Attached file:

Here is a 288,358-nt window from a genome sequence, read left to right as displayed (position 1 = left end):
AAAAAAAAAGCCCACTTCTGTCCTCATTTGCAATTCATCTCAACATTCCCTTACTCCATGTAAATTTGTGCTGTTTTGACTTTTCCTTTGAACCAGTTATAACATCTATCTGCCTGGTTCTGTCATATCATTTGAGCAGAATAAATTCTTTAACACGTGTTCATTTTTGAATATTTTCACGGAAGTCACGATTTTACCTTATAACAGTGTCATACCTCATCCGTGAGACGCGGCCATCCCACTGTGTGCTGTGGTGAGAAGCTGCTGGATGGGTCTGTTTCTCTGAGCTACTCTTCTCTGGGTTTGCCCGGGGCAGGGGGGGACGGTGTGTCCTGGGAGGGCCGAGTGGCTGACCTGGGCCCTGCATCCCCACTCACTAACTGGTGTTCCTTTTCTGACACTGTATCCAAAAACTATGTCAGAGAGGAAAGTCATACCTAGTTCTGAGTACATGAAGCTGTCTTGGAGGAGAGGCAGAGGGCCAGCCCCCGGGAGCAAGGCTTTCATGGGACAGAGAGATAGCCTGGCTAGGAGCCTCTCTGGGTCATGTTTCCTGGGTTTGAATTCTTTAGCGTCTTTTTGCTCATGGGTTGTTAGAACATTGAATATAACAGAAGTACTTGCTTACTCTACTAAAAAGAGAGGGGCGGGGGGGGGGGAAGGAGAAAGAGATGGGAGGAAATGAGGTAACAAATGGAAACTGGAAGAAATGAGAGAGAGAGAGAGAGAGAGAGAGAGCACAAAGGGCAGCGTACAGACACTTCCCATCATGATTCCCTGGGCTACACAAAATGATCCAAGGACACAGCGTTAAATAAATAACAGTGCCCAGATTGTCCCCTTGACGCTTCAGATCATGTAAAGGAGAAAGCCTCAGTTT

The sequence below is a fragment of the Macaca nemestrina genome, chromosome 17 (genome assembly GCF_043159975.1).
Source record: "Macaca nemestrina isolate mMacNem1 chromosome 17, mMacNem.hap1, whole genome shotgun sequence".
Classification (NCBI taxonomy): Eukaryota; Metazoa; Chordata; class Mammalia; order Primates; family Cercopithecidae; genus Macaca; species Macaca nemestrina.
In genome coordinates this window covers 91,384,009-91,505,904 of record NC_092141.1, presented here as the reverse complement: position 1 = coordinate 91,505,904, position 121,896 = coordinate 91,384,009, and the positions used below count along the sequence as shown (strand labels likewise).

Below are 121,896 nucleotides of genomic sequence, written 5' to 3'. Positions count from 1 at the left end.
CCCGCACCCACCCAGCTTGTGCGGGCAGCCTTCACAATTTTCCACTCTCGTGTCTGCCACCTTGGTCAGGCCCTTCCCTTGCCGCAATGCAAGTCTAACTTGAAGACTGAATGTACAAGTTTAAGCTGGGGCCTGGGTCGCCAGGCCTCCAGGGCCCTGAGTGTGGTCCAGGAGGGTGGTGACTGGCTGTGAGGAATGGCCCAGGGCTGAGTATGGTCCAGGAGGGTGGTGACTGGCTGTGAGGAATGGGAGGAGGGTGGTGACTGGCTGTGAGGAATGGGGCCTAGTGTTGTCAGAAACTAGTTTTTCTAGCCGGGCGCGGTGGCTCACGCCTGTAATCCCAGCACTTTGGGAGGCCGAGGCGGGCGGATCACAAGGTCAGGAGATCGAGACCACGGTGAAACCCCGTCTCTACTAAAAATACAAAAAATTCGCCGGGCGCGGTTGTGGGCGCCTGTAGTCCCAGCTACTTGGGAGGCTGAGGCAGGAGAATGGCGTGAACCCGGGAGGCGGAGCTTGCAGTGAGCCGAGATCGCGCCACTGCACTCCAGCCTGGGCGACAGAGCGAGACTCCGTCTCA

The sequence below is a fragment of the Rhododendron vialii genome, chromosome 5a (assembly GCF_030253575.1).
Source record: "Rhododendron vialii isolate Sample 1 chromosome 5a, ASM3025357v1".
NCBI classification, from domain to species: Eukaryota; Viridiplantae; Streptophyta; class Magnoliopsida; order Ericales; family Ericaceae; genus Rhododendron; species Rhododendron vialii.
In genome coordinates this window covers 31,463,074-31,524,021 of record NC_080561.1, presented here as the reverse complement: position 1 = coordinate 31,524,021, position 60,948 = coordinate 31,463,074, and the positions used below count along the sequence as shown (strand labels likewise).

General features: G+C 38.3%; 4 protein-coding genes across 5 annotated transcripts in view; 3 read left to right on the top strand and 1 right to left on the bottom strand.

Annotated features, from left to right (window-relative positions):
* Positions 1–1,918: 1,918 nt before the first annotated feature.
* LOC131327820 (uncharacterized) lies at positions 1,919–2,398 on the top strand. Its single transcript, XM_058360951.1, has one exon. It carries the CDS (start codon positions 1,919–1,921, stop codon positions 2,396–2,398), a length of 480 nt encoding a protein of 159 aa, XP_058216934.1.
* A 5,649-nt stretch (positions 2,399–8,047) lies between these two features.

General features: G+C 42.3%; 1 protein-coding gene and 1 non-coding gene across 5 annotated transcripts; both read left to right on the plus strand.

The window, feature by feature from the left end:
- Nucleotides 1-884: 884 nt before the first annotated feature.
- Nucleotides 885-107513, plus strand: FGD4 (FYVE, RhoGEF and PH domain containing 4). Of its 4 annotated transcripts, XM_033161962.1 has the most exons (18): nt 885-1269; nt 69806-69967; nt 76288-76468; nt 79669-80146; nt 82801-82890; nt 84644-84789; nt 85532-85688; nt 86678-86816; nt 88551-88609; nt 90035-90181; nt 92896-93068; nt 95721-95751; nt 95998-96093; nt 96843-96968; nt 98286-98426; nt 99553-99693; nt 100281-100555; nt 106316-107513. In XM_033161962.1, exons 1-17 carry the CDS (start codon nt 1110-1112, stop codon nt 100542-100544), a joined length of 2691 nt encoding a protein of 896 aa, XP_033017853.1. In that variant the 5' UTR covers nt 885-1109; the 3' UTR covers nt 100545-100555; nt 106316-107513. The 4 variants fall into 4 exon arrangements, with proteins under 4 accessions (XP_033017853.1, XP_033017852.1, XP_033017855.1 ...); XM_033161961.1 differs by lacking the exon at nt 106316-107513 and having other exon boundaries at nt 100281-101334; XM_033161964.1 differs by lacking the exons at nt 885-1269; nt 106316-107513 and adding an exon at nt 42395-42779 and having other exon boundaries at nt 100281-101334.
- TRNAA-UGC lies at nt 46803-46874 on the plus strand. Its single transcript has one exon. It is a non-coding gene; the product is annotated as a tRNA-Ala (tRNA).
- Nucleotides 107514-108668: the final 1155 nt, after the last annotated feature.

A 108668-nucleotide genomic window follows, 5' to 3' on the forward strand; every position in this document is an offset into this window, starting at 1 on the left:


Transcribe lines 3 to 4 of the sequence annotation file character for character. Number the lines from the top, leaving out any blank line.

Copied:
The sequence below is a fragment of the Macaca nemestrina genome, chromosome 17 (genome assembly GCF_043159975.1).
Source record: "Macaca nemestrina isolate mMacNem1 chromosome 17, mMacNem.hap1, whole genome shotgun sequence".